Heroism and honor over German skies

| January 9, 2013 | 31 Comments

Cross posted.

ye olde pub

 

Last week my Kindle went to the great Kindle Outlet Store in the sky. Apparently it fell out of my pocket and I ran over it with the car. In Kindle heaven it will no doubt meet its two predecessors; the one I rolled over on top of on a camping trip and the one I left on an airplane. This caused much consternation in my house, because I read about 3 books a week and is my chief means of coping with stress.

As I sat at my desk lamenting my loss, my friend Emory sent me a link to a remarkable story about a US Air Force bomber pilot during WWII that got shot up REALLY bad, but then a german fighter pilot escorted him through the anti aircraft areas and out over the North Sea on his return to England. It was a remarkable story, and I enjoyed it very much.

A few hours later I got an email from a administrative assistant to my Editor who had just fielded a call from a guy who had given her the brief outline of the same story and asked if I knew anything about it. I said that remarkably I did, and sent her the same link that Emory had sent me. Twenty minutes later she walked into my office smiling and handed me a copy of Adam Makos’ book “A Higher Call: An Incredible True Story Of Combat And Chivalry In The War-Torn Skies Of World War II.”

Had my kindle not have been broken, I very likely wouldn’t have read the book. We get hundreds of books sent here every month, and with a few exceptions, I don’t read much in the way of war stories anymore. But, it was quite fortuitous on the timing, so on Friday night I started reading it.

Mr. Makos had me pretty well hooked right in his opening paragraph in the introduction:

On December 20, 1943, in the midst of World War II, an era of pain, death, and sadness, an act of peace and nobility unfolded in the skies over Northern Germany. An American bomber crew was limping home in their badly damaged B-17 after bombing Germany. A German fighter pilot in his Bf-109 fighter encountered them. They were enemies, sworn to shoot one another from the sky. Yet what transpired between the fighter pilot and the bomber crewmen that day, and how the story played out decades later, defies imagination. It had never happened before and it has not happened since. What occurred, in most general terms, may well be one of the most remarkable stories in the history of warfare.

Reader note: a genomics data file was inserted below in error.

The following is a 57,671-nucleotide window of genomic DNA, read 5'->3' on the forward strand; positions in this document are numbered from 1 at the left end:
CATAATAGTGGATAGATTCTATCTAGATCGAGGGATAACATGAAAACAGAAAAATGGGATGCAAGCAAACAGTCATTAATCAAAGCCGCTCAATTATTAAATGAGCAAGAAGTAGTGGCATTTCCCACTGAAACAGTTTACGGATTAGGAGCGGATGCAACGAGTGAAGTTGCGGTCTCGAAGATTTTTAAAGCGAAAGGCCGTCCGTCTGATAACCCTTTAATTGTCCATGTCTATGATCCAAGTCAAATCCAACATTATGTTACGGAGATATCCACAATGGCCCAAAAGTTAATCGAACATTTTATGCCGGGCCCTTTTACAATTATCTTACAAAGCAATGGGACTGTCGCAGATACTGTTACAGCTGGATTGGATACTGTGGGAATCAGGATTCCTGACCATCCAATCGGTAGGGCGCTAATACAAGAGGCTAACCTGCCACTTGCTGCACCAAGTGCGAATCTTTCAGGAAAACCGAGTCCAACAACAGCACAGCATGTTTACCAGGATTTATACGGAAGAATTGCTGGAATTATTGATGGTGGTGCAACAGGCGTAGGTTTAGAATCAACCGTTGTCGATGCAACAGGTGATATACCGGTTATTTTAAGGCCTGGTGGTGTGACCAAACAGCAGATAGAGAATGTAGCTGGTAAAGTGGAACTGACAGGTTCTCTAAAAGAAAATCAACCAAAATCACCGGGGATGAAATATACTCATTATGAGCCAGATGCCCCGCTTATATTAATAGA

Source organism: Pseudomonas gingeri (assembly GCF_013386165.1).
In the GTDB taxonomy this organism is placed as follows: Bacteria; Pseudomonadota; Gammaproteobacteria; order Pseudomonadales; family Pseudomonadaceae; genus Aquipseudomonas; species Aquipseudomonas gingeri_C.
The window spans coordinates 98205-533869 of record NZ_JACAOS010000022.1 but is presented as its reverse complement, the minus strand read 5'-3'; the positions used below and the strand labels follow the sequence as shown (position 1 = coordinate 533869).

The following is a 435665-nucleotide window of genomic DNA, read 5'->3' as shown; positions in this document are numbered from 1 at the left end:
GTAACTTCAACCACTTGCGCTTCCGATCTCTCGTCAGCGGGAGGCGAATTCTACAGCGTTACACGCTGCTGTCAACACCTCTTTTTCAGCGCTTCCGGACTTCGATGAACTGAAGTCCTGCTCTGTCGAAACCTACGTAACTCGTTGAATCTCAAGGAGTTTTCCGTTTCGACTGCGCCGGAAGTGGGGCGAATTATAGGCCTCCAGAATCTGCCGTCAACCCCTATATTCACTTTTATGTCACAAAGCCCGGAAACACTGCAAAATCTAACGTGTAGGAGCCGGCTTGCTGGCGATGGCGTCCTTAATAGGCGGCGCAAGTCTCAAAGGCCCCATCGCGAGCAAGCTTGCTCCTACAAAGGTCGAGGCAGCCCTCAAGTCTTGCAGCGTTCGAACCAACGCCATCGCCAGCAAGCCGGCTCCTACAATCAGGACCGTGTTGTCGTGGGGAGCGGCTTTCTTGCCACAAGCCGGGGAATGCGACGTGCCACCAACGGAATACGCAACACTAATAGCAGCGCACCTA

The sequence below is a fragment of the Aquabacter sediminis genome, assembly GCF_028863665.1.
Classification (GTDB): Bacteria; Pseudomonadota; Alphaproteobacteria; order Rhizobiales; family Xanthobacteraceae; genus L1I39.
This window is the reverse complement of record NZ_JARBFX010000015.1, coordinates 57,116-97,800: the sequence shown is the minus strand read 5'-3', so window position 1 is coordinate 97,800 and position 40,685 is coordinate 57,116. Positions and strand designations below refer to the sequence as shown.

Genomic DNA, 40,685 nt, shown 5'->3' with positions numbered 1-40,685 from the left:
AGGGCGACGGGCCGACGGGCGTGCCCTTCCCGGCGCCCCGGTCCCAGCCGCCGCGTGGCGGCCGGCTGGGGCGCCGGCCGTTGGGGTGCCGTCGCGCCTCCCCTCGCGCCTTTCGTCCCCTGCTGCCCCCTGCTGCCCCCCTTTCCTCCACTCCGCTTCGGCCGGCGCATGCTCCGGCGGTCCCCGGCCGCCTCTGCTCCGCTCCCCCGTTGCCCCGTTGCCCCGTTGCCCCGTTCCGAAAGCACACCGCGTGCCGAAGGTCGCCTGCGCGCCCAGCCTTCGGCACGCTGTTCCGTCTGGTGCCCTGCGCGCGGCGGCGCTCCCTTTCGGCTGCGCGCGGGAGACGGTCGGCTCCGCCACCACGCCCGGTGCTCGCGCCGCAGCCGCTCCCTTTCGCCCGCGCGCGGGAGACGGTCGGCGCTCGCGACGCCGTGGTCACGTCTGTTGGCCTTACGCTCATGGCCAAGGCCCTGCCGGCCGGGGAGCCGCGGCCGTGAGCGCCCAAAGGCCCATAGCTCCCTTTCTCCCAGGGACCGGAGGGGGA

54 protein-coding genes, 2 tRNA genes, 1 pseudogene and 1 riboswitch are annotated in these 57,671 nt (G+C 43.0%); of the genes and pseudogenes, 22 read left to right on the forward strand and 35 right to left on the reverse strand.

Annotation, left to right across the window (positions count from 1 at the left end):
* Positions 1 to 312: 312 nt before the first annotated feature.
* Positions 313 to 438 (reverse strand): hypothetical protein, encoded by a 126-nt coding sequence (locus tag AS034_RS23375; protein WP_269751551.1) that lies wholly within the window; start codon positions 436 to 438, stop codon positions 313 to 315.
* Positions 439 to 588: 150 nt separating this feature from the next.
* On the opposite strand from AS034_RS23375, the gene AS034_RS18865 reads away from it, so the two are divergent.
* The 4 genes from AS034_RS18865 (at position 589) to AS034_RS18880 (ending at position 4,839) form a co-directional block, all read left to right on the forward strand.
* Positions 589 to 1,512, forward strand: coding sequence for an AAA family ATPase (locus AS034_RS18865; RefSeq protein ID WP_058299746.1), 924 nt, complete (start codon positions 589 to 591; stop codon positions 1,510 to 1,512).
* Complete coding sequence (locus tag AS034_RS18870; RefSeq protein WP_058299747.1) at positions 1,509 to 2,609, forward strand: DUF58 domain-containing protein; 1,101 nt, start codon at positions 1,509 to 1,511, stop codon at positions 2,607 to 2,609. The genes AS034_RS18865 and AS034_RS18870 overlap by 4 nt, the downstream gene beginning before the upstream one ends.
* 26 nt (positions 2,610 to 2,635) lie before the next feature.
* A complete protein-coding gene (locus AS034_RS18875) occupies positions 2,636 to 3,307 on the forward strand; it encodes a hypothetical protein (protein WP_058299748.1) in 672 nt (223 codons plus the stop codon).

As remarkable as it is, it’s a story I never wanted to tell.

 Mr Makos went on to talk about how as a young WWII history enthusiast he had grown up believing that WWII was nothing less than the good guys (us) against the bad guys (the Germans or “Nazis”.) But as he researched this book and spoke with Charlie Brown, the pilot of the B-17, Charlie said something that would change the story: “In this story,” Charlie said, “I’m just a character – Franz Stigler is the real hero.”

Franz was the pilot of the Bf-109, and in reading the book, you see that the good/bad dichotomy really doesn’t work. The US were certainly the good guys, and the Nazi’s (and assorted Gestapo and other “Party” individuals) were definitely the bad guys, but the German Pilots themselves don’t fall into the latter category. The honor that some of these guys showed will astound some readers.

German Pilots were very supportive to the American Pilots they shot down. In fact, often German Pilots would race to where the American pilots jumped or crashed, and take them into custody themselves to ensure that they would be placed in Luftwaffe facilities and not in “Party” ones or other POW camps. One pilot in particular, Hans-Joachim Marseille flew with Franz in Africa and had impressed upon Franz the inherent honorable nature of what was expected from German pilots.

One part of the book discusses this at some length.

…The legend went that Marseille had shot down a British pilot named Byers, who had been badly burned when captured. Marseille personally took Byers to the field hospital, where hospital staff told Marseille the prisoner’s name and unit. That evening, Marseille flew through British flak to drop a note over Byers’s airfield, addressed to his comrades. The note said that Byers was badly wounded but was being cared for. Two weeks later, when Byers died of his wounds, Marseille felt so badly that he flew back through the flak to the British field and dropped another note notifying Byers’s friends and sending deepest regrets. It was a gallant act that earned the respect of many in the Air Force except for one: the second most powerful man in The Party, who doubled as the Air Force’s leader – Reichsmarschall Hermann Goering. Goering had once been an ace in the Red Baron’s squadron in WWI but had since become known throughout the Air Force with disdain. Someone had nicknamed Goering “the Fat One,” due to his heft, and it had stuck. Goering put out an edict that no pilot should ever again attempt a stunt like the one Marseille had.